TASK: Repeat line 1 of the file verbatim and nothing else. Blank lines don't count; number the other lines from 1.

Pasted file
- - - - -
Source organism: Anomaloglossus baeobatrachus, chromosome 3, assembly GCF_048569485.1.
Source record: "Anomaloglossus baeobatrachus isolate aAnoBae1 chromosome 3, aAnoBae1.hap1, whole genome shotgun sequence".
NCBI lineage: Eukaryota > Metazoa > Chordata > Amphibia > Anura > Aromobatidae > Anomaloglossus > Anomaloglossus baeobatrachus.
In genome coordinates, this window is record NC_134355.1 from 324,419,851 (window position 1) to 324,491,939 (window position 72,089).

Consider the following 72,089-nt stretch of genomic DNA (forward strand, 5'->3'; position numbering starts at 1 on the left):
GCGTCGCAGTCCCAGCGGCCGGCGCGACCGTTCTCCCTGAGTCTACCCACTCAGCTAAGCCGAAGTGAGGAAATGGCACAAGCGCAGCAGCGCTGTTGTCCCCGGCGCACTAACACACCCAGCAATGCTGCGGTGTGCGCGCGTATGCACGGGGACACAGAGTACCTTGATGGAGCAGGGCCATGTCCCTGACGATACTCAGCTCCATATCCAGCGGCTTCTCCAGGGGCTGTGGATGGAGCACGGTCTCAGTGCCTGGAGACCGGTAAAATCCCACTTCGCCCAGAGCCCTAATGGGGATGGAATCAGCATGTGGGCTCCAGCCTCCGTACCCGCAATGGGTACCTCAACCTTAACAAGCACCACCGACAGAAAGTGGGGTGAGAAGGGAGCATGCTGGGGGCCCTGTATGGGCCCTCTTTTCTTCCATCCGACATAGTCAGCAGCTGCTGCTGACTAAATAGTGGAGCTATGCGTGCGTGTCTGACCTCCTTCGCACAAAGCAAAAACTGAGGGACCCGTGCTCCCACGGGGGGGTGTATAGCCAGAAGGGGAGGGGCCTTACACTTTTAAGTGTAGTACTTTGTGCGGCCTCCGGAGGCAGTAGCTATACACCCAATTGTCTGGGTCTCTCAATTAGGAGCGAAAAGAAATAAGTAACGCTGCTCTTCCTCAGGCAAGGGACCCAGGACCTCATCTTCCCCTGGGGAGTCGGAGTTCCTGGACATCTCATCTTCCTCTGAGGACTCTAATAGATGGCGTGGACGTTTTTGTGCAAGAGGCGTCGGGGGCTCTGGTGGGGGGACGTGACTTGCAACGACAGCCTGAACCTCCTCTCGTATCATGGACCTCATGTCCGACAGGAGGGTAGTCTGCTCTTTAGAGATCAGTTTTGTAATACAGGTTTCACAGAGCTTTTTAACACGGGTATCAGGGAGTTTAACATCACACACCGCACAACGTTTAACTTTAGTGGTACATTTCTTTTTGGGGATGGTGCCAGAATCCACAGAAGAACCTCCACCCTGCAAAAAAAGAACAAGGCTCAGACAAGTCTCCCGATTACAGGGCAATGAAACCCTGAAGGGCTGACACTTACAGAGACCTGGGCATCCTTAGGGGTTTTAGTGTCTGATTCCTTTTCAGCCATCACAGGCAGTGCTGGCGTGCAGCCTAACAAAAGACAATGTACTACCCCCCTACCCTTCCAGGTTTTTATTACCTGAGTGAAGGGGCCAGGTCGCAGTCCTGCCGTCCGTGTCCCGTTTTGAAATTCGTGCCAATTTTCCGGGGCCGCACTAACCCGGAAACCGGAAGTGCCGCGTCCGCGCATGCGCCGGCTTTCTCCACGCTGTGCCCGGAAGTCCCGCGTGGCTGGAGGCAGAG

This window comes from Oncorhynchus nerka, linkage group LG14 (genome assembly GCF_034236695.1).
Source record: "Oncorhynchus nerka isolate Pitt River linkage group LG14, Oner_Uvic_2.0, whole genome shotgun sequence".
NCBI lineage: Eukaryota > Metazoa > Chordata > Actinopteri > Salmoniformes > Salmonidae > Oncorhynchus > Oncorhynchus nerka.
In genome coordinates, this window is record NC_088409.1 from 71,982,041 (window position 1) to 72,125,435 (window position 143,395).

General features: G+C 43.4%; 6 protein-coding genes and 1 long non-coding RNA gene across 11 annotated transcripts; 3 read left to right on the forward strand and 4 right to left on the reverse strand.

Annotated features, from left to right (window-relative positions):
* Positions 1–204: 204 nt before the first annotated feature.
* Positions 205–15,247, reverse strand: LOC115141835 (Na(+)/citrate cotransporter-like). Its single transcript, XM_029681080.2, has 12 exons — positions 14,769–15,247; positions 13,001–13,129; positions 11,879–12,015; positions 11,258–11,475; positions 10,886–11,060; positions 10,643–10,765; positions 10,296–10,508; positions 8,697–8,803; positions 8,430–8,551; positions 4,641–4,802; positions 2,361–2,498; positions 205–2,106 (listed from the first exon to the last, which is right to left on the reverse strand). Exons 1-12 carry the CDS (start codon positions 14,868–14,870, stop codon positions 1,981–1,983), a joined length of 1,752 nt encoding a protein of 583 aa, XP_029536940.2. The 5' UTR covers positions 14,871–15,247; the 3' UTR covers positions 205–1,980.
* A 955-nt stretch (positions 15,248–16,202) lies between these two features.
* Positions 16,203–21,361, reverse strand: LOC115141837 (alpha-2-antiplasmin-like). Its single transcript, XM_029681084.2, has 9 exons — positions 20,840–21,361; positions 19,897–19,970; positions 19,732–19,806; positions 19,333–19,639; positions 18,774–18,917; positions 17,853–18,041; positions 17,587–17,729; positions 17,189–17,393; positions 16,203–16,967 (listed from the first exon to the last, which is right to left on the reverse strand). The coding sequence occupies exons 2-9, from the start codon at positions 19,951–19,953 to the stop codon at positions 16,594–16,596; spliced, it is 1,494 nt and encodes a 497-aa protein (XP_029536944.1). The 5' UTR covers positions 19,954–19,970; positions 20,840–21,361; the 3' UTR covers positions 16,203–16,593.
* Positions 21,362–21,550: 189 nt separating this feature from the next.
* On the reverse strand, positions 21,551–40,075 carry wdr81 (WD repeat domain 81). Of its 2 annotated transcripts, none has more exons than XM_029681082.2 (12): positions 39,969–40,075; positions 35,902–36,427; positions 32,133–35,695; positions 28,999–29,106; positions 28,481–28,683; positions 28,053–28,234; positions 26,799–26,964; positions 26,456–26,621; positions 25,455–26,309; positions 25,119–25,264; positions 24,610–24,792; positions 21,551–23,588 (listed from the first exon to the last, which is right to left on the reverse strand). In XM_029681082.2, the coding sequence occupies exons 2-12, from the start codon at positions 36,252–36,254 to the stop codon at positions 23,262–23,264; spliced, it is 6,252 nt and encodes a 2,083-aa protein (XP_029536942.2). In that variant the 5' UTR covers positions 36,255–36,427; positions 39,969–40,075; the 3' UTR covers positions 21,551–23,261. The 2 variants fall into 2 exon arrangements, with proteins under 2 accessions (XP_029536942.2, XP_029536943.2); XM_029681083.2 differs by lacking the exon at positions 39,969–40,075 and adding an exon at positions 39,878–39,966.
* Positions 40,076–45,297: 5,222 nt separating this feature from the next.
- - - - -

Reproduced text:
Source organism: Anomaloglossus baeobatrachus, chromosome 3, assembly GCF_048569485.1.